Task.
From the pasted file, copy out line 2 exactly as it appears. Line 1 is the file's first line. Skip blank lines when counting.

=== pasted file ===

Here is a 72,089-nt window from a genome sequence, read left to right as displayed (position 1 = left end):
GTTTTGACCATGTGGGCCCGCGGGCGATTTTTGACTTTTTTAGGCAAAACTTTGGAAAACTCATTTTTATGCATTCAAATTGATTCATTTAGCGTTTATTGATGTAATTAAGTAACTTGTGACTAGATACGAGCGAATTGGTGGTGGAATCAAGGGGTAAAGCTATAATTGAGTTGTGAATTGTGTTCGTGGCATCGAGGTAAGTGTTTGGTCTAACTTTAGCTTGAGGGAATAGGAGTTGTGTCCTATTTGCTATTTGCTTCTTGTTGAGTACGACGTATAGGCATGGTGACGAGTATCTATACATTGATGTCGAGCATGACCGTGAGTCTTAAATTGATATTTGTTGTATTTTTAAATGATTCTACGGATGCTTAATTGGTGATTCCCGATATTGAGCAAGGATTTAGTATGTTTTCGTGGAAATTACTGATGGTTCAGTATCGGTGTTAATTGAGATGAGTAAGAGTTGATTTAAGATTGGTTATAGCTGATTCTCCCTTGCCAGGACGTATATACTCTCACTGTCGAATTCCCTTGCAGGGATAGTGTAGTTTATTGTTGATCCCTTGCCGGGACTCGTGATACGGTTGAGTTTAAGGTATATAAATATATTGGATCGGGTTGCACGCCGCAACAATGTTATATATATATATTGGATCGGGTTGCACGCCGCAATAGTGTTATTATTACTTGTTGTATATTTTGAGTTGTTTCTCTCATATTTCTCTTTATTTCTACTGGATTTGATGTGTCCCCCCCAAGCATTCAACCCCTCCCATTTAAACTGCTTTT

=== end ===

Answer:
GTTTTGACCATGTGGGCCCGCGGGCGATTTTTGACTTTTTTAGGCAAAACTTTGGAAAACTCATTTTTATGCATTCAAATTGATTCATTTAGCGTTTATTGATGTAATTAAGTAACTTGTGACTAGATACGAGCGAATTGGTGGTGGAATCAAGGGGTAAAGCTATAATTGAGTTGTGAATTGTGTTCGTGGCATCGAGGTAAGTGTTTGGTCTAACTTTAGCTTGAGGGAATAGGAGTTGTGTCCTATTTGCTATTTGCTTCTTGTTGAGTACGACGTATAGGCATGGTGACGAGTATCTATACATTGATGTCGAGCATGACCGTGAGTCTTAAATTGATATTTGTTGTATTTTTAAATGATTCTACGGATGCTTAATTGGTGATTCCCGATATTGAGCAAGGATTTAGTATGTTTTCGTGGAAATTACTGATGGTTCAGTATCGGTGTTAATTGAGATGAGTAAGAGTTGATTTAAGATTGGTTATAGCTGATTCTCCCTTGCCAGGACGTATATACTCTCACTGTCGAATTCCCTTGCAGGGATAGTGTAGTTTATTGTTGATCCCTTGCCGGGACTCGTGATACGGTTGAGTTTAAGGTATATAAATATATTGGATCGGGTTGCACGCCGCAACAATGTTATATATATATATTGGATCGGGTTGCACGCCGCAATAGTGTTATTATTACTTGTTGTATATTTTGAGTTGTTTCTCTCATATTTCTCTTTATTTCTACTGGATTTGATGTGTCCCCCCCAAGCATTCAACCCCTCCCATTTAAACTGCTTTT